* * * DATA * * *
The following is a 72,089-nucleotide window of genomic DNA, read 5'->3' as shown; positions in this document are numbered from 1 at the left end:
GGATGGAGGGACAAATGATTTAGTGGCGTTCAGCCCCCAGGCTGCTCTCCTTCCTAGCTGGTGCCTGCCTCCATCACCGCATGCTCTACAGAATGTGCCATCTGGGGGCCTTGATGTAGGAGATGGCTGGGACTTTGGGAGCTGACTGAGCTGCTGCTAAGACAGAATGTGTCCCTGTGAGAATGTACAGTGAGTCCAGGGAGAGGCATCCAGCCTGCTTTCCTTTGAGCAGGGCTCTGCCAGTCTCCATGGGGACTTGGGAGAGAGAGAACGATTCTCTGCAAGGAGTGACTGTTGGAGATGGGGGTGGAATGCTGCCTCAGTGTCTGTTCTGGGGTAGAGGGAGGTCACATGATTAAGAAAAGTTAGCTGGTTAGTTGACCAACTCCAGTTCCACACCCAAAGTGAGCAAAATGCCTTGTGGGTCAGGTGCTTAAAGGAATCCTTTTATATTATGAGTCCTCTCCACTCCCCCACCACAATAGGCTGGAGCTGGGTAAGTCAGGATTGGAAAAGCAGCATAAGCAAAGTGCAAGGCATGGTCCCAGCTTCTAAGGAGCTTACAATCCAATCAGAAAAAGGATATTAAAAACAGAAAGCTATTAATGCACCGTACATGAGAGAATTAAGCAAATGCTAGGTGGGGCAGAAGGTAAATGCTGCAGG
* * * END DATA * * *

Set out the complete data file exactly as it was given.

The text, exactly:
The following is a 72,089-nucleotide window of genomic DNA, read 5'->3' as shown; positions in this document are numbered from 1 at the left end:
GGATGGAGGGACAAATGATTTAGTGGCGTTCAGCCCCCAGGCTGCTCTCCTTCCTAGCTGGTGCCTGCCTCCATCACCGCATGCTCTACAGAATGTGCCATCTGGGGGCCTTGATGTAGGAGATGGCTGGGACTTTGGGAGCTGACTGAGCTGCTGCTAAGACAGAATGTGTCCCTGTGAGAATGTACAGTGAGTCCAGGGAGAGGCATCCAGCCTGCTTTCCTTTGAGCAGGGCTCTGCCAGTCTCCATGGGGACTTGGGAGAGAGAGAACGATTCTCTGCAAGGAGTGACTGTTGGAGATGGGGGTGGAATGCTGCCTCAGTGTCTGTTCTGGGGTAGAGGGAGGTCACATGATTAAGAAAAGTTAGCTGGTTAGTTGACCAACTCCAGTTCCACACCCAAAGTGAGCAAAATGCCTTGTGGGTCAGGTGCTTAAAGGAATCCTTTTATATTATGAGTCCTCTCCACTCCCCCACCACAATAGGCTGGAGCTGGGTAAGTCAGGATTGGAAAAGCAGCATAAGCAAAGTGCAAGGCATGGTCCCAGCTTCTAAGGAGCTTACAATCCAATCAGAAAAAGGATATTAAAAACAGAAAGCTATTAATGCACCGTACATGAGAGAATTAAGCAAATGCTAGGTGGGGCAGAAGGTAAATGCTGCAGG